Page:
As 1979, the year I turned 13, began I tried to fast-track myself to serious popfanship. The previous year I had started to investigate the pop music of the past. I had read up about the rock ‘n’ roll of the 1950s in a fanzine, and I had been particularly taken with the 1960s. The Box Tops’ “The Letter”, released ten years earlier and therefore in another lifetime altogether, was a particular favourite. For Christmas I asked for and received the three essential Beatles double album compilations: 1962-66, 1967-70 and Love Songs.
And in 1978 I had dabbled in punk. Now I flirted with the other side. I listened to Al Stewart, whose music I still like but who didn’t really aim for 13-year-olds. I pompously expounded on the “brilliance” of Barclay James Harvest’s XII album, which I neither understood nor actually liked. It is, indeed, quite awful. I soon became sick of the pretense. That didn’t stop me, however, from getting Supertramp’s Breakfast in America album later in the year.
By the time my birthday in April arrived, I had reverted to eclectic record-buying. LPs by Status Quo and Queen, and singles by artists as diverse as Thin Lizzy, Hot Chocolate, Billy Joel and the disco outfit The Richie Family. With that in hand, Barclay James Harvest and their prog-rock noodling was soon passé.
I was not immune to questionable musical choices. I would hesitate to describe ownership of Olivia Newton-John’s Totally Hot LP or Suzi Quatro’s Smokie-produced If You Knew Suzi… album as evidence of musical sophistication. Still, I knew the real horrors of 1979, the songs which are forgotten by the nostalgia that recalls the year as a highwater mark in pop — which, of course, it was..
Much of the charts were infected by some of the worst music ever made. There were some post-disco horrors around in Europe: Snoopy, Luv and Luisa Fernandez (couldn’t sing, couldn’t dance) were among the most talent-free offenders, and the Vader Abraham Smurfs song cannot be redeemed even by the most indulgent childhood nostalgia (Holland, you nearly fucked up 1979!).
But I reserved my most virulent bile for two particular songs which, with hindsight, I acknowledge to be quite brilliant. First there was Patrick Hernandez “Born To Be Alive”, which blighted every German school disco (where I lived, it was “danced” to by jumping with legs closed from one side to another, if possible with the beat). The song still evokes the taste of cheap cola and peanut twirls, and the anxiety of relating to girls who suddenly had become romantic notions.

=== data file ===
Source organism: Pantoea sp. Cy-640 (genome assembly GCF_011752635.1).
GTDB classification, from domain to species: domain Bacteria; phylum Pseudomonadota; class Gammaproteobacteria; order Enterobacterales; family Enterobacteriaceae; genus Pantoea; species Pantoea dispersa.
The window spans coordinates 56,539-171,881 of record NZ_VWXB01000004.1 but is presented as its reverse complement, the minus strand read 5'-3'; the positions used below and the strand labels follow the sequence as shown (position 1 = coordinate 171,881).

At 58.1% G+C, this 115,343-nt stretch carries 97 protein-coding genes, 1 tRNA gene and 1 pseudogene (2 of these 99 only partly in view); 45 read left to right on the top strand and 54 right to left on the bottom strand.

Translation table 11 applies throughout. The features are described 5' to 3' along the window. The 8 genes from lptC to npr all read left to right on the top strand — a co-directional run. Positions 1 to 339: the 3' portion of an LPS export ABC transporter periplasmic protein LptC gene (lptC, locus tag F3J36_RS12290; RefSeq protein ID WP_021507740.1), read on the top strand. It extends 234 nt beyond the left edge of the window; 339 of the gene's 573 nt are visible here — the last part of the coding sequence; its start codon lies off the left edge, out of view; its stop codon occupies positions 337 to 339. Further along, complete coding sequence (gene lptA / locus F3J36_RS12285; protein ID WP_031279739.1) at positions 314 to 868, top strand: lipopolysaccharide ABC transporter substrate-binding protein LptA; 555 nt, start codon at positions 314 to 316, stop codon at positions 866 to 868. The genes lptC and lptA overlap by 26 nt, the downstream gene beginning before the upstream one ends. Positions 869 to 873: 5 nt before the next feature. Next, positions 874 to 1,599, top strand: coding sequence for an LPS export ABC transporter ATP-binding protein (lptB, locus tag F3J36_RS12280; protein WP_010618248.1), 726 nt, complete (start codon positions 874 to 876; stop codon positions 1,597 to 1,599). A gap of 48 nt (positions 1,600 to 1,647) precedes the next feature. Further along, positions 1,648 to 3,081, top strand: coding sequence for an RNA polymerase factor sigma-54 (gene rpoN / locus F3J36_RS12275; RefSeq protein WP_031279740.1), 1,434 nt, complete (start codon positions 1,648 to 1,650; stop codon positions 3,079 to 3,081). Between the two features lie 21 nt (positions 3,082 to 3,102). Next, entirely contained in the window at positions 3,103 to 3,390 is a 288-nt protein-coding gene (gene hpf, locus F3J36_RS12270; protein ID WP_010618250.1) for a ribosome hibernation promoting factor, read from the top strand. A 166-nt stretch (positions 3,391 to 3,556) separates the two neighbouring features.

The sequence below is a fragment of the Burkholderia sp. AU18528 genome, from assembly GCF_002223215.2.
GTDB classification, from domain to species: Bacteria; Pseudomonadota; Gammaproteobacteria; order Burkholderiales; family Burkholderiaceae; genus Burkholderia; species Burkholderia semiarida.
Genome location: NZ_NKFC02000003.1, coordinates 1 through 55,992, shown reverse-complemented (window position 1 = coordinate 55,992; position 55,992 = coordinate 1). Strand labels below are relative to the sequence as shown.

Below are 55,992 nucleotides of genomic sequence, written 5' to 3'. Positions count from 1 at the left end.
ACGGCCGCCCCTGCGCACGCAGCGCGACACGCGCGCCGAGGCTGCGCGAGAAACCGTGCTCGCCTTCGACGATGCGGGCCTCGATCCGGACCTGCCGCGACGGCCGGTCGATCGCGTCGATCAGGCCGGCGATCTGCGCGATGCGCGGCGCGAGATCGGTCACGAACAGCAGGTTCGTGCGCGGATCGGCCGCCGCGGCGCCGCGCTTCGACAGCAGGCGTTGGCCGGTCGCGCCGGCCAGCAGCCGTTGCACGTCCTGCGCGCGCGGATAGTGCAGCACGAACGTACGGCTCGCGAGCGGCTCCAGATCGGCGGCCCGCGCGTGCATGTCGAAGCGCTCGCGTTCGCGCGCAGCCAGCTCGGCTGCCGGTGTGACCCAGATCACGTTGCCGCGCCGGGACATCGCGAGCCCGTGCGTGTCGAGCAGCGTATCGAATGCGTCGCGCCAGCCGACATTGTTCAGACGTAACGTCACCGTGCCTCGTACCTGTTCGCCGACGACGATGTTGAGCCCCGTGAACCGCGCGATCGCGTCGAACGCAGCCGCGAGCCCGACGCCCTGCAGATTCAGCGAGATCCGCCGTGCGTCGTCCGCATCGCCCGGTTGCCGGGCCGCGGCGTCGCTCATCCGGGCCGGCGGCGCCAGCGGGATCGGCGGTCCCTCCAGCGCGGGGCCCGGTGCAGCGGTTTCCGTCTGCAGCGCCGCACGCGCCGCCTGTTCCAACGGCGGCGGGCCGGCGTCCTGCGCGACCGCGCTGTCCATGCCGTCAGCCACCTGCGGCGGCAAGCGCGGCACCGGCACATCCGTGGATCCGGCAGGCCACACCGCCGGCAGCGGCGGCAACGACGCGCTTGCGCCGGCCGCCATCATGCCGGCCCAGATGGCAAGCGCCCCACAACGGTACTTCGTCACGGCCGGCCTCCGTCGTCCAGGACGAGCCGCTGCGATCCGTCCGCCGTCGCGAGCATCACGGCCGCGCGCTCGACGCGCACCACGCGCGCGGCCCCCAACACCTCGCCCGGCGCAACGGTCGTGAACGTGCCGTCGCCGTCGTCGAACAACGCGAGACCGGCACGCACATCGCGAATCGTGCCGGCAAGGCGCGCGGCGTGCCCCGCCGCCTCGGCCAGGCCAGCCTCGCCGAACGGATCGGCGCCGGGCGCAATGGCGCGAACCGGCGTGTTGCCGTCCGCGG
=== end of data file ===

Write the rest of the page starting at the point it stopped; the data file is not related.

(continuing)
The other musical nemesis was Cliff Richard’s “We Don’t Talk Anymore”. It’s a very good song, but it was ubiquitous in the summer of 1979. Besides, I had taken a dislike to Cliff Richard before I ever knowingly heard a note he sang. I was not going to surrender my antipathy to that song.
Cliff scored my unhappy summer of 1979, on which I was sent on a church youth camp, as I had been two years before. In 1977 the camp group had been great. I had fallen “in love”, we had great outings and fantastic leaders. In 1979 the group was populated by creeps, and I didn’t like any of the girls other than those older than I was, and therefore unattainable. On top of that, the camp leaders ignored my complaint of theft, the sort of commandment-violation one might think would require some sort of reaction in a church-run jam. I never went again.
Things picked up in autumn. And what an autumn it was — indeed, the stretch from autumn 1979 to early summer 1980 produced a fantastic run of singles purchases. It started with The Knack’s “My Sharona”, the cover of which, I must confess, excited my hormones the way the girls in my age cohort on summer camp didn’t (I liked the song, too. Still do). There were some new kind of sounds. Gary Numan’s Tubeway Army, with the synth sound that seemed more musical to me than the robotic Kraftwerk, set the scene for the New Romantics which would arrive within a year and a bit. “Video Killed The Radio Star” sounded very unusual too.
But my favourite act of 1979 was the Boomtown Rats. I had liked them before, of course, but “I Don’t Like Mondays” was a few cuts above “She’s So Modern” or “Like Clockwork”. I loved their The Fine Art Of Surfacing LP. It has not really stood the test of time, but I’ll stand by the trio of singles — “Mondays”, “Diamond Smiles”, “Someone’s Looking At You” — and closing track “When the Night Comes” .
And as 1979 ended, I started to get into AC/DC — just in time for Bon Scott’s death in February 1980.
For those who really need to know, songs with a green asterisk I owned in 1979 on Single, red on LP (track 7 on a compilation album), blue on tape.
1. Status Quo – Accident Prone **
2. Thin Lizzy – Rosalie (live) *
3. Hot Chocolate – I’ll Put You Together Again *
4. Patrick Hernandez – Born To Be Alive
5. Ritchie Family – American Generation *
6. Billy Joel – My Life *
7. Gerard Kenny – New York, New York *
8. Elton John – Return To Paradise *
9. George Harrison – Blow Away *
10. Art Garfunkel – Bright Eyes *
11. Clout – Save Me *
12. Amii Stewart – Knock On Wood *
13. The Knack – My Sharona *
14. Tubeway Army – Are ‘Friends’ Electric *
15. Electric Light Orchestra – Don’t Bring Me Down *
16. B.A. Robertson – Bang Bang *
17. The Buggles – Video Killed the Radio Star *
18. Thom Pace – Maybe *
19. Boomtown Rats – Diamond Smiles *